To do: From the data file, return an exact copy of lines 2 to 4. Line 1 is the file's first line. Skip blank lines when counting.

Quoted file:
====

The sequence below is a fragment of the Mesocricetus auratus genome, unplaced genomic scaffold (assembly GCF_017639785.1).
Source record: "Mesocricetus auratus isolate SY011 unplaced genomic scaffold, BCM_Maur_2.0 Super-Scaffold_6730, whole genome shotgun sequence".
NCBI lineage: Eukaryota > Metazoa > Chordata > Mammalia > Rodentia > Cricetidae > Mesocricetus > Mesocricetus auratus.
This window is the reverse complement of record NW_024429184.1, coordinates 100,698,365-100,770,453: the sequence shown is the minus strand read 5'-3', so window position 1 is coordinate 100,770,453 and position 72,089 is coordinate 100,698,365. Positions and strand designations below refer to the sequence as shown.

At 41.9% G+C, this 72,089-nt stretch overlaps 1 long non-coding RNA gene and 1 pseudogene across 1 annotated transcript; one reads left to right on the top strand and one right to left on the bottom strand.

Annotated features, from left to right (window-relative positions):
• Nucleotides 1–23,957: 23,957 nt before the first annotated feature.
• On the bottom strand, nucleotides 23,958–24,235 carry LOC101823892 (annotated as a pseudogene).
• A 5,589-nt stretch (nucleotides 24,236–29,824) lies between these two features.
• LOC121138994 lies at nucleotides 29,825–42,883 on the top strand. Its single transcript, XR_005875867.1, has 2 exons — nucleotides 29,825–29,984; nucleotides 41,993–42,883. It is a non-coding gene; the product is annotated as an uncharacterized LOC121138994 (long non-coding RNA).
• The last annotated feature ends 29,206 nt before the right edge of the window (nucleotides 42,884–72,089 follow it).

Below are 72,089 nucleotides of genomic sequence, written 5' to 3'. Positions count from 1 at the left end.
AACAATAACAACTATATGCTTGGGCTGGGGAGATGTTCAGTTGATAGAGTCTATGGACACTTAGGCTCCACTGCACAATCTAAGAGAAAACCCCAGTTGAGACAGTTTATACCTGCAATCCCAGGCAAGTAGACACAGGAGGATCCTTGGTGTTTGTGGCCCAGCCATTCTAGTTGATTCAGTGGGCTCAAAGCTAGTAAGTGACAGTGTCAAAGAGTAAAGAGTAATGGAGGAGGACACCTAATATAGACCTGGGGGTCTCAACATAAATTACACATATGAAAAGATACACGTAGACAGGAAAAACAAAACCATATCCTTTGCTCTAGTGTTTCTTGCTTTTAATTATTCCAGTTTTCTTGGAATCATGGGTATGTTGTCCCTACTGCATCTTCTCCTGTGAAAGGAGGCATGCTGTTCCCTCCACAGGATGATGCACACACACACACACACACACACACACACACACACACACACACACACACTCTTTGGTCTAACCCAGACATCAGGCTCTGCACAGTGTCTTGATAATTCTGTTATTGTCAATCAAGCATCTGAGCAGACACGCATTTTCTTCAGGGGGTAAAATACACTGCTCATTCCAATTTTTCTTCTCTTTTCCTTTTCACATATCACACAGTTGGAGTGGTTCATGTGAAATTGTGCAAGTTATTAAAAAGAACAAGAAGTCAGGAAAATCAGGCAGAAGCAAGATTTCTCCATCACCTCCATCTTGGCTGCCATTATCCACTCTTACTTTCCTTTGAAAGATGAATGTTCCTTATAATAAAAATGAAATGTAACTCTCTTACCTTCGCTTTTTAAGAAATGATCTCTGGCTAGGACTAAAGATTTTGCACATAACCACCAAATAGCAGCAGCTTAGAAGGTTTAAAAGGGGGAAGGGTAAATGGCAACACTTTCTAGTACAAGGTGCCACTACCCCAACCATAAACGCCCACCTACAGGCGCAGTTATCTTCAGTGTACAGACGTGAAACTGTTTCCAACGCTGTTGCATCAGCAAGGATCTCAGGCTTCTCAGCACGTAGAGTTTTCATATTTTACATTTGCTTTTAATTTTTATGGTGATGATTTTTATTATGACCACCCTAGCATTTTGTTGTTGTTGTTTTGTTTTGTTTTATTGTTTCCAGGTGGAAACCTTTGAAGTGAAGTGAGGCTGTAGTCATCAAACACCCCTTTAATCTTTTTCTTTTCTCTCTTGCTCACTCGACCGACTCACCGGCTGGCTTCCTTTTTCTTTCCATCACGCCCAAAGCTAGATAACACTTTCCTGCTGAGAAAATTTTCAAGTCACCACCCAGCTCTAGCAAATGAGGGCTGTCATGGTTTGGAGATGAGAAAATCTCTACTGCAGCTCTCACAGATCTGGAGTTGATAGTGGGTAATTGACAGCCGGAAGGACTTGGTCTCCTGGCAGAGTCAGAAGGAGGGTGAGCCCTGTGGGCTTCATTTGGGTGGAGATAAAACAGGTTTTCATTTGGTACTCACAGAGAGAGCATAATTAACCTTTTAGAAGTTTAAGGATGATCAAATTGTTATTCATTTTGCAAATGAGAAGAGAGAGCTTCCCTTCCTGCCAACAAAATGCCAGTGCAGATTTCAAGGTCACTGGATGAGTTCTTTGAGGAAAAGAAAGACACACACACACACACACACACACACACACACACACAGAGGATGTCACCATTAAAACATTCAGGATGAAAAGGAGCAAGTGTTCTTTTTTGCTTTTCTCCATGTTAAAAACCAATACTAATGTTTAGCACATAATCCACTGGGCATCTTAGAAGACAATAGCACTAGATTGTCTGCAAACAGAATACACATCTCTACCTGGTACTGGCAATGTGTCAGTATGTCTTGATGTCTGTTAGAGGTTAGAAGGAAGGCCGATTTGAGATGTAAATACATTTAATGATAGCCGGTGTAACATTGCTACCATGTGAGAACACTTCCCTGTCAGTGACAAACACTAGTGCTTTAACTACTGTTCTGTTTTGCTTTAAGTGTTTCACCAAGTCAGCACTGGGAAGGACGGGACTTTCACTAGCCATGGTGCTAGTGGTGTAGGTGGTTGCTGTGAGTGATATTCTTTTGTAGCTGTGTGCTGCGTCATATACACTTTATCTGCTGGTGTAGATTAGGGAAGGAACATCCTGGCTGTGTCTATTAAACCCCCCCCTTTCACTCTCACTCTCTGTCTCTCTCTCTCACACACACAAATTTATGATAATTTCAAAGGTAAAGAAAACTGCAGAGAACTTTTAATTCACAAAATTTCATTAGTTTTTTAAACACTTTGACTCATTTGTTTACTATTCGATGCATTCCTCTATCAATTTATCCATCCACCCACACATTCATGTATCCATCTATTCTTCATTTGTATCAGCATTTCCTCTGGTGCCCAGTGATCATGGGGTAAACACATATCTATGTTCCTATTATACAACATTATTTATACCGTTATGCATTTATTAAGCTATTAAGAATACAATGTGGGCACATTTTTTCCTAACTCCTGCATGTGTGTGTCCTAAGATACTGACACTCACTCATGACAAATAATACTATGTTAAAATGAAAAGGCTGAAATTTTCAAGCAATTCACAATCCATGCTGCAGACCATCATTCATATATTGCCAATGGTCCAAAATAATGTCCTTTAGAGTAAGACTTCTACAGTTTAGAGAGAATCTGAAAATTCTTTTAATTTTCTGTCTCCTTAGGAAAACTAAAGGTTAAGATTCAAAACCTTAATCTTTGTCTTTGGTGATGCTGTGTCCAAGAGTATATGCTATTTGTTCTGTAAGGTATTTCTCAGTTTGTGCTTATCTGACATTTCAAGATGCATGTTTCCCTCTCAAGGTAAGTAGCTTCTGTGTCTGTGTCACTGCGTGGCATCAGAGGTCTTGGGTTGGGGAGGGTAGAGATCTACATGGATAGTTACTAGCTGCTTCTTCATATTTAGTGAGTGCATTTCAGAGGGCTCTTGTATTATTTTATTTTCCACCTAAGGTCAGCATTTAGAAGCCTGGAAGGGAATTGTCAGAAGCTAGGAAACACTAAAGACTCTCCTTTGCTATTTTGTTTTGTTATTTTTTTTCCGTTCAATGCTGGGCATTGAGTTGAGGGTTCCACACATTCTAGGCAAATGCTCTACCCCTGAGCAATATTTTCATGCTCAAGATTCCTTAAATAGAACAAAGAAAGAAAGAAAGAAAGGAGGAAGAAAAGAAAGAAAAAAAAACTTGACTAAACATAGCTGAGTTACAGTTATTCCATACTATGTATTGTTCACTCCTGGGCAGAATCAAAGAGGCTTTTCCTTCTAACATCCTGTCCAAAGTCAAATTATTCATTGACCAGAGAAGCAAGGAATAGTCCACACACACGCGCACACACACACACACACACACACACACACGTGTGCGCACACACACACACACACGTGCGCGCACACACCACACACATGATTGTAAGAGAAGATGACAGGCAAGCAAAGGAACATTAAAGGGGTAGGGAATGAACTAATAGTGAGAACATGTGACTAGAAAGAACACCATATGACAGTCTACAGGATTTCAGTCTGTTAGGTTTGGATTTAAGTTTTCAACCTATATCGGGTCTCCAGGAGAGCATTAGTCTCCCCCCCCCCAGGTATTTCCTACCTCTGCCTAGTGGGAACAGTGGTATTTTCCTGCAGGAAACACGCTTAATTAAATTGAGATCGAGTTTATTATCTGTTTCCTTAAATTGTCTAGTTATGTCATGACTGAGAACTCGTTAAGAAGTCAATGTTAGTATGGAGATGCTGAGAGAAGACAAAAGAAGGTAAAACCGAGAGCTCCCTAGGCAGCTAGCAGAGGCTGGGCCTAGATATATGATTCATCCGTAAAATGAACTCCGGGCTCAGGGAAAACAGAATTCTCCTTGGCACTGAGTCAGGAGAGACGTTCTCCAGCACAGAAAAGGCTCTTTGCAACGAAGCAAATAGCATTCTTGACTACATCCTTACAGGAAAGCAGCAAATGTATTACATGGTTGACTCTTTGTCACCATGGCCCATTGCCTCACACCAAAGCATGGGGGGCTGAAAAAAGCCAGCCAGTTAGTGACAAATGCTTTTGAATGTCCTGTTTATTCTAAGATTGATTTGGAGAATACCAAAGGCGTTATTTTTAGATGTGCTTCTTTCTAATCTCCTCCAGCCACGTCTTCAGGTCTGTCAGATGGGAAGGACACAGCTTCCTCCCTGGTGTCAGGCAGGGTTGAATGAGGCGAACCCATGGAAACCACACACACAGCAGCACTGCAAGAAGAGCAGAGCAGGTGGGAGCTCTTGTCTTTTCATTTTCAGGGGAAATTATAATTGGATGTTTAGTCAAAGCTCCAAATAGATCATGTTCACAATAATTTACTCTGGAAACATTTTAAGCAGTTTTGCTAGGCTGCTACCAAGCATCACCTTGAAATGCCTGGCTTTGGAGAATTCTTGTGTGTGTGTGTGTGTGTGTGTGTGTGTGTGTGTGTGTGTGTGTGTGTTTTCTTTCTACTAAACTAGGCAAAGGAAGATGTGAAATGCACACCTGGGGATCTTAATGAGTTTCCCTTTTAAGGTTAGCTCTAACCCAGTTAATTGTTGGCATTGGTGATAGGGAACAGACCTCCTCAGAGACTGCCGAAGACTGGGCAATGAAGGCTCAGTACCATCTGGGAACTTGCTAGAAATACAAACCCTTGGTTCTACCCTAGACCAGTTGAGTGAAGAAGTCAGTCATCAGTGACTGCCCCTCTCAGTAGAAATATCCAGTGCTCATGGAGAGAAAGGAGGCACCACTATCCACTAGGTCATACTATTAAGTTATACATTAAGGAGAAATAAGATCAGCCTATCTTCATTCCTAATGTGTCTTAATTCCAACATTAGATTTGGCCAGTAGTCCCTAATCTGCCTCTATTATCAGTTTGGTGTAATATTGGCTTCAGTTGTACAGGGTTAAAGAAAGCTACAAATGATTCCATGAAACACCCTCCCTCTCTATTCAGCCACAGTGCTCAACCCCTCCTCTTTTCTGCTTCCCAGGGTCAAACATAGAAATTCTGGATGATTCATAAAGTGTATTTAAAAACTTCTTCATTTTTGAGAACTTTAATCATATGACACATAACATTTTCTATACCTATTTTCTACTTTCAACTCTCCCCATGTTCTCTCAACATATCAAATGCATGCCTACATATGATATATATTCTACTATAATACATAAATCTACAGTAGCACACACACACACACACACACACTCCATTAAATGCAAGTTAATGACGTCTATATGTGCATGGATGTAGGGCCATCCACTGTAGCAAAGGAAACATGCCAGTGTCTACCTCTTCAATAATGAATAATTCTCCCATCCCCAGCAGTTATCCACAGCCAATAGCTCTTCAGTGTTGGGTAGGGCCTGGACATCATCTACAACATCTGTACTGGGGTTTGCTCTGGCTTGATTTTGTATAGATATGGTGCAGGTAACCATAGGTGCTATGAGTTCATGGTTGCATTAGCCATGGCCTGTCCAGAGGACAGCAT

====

Source record: "Mesocricetus auratus isolate SY011 unplaced genomic scaffold, BCM_Maur_2.0 Super-Scaffold_6730, whole genome shotgun sequence".
NCBI lineage: Eukaryota > Metazoa > Chordata > Mammalia > Rodentia > Cricetidae > Mesocricetus > Mesocricetus auratus.
This window is the reverse complement of record NW_024429184.1, coordinates 100,698,365-100,770,453: the sequence shown is the minus strand read 5'-3', so window position 1 is coordinate 100,770,453 and position 72,089 is coordinate 100,698,365. Positions and strand designations below refer to the sequence as shown.